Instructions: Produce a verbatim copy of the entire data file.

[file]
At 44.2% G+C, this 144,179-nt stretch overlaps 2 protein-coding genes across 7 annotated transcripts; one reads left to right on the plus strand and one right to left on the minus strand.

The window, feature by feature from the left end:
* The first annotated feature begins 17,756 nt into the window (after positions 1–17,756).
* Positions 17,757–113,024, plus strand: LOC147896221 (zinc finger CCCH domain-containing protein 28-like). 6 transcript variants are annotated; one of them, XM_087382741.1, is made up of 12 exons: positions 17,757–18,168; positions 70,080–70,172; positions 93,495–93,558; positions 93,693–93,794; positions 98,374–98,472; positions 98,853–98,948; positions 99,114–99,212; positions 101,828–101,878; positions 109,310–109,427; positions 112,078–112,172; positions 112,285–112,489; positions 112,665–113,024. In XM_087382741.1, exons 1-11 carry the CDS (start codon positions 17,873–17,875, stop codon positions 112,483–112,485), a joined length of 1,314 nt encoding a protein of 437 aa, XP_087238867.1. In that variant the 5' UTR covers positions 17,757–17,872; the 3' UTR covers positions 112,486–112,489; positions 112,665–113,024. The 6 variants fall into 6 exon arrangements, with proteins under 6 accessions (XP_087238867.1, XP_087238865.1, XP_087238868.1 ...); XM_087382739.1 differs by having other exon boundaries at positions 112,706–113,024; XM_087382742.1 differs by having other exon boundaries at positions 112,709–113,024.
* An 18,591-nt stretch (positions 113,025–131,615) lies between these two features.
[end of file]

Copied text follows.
At 44.2% G+C, this 144,179-nt stretch overlaps 2 protein-coding genes across 7 annotated transcripts; one reads left to right on the plus strand and one right to left on the minus strand.

The window, feature by feature from the left end:
* The first annotated feature begins 17,756 nt into the window (after positions 1–17,756).
* Positions 17,757–113,024, plus strand: LOC147896221 (zinc finger CCCH domain-containing protein 28-like). 6 transcript variants are annotated; one of them, XM_087382741.1, is made up of 12 exons: positions 17,757–18,168; positions 70,080–70,172; positions 93,495–93,558; positions 93,693–93,794; positions 98,374–98,472; positions 98,853–98,948; positions 99,114–99,212; positions 101,828–101,878; positions 109,310–109,427; positions 112,078–112,172; positions 112,285–112,489; positions 112,665–113,024. In XM_087382741.1, exons 1-11 carry the CDS (start codon positions 17,873–17,875, stop codon positions 112,483–112,485), a joined length of 1,314 nt encoding a protein of 437 aa, XP_087238867.1. In that variant the 5' UTR covers positions 17,757–17,872; the 3' UTR covers positions 112,486–112,489; positions 112,665–113,024. The 6 variants fall into 6 exon arrangements, with proteins under 6 accessions (XP_087238867.1, XP_087238865.1, XP_087238868.1 ...); XM_087382739.1 differs by having other exon boundaries at positions 112,706–113,024; XM_087382742.1 differs by having other exon boundaries at positions 112,709–113,024.
* An 18,591-nt stretch (positions 113,025–131,615) lies between these two features.